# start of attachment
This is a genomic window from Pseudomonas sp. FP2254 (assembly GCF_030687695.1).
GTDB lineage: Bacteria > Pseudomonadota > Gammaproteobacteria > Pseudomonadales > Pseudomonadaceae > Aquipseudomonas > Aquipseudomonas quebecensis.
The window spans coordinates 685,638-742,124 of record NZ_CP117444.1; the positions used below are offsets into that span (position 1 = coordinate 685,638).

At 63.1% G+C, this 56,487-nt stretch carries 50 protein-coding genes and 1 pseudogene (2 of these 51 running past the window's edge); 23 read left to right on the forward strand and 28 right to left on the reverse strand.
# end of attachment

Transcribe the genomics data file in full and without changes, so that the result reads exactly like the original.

This is a genomic window from Pseudomonas sp. FP2254 (assembly GCF_030687695.1).
GTDB lineage: Bacteria > Pseudomonadota > Gammaproteobacteria > Pseudomonadales > Pseudomonadaceae > Aquipseudomonas > Aquipseudomonas quebecensis.
The window spans coordinates 685,638-742,124 of record NZ_CP117444.1; the positions used below are offsets into that span (position 1 = coordinate 685,638).

At 63.1% G+C, this 56,487-nt stretch carries 50 protein-coding genes and 1 pseudogene (2 of these 51 running past the window's edge); 23 read left to right on the forward strand and 28 right to left on the reverse strand.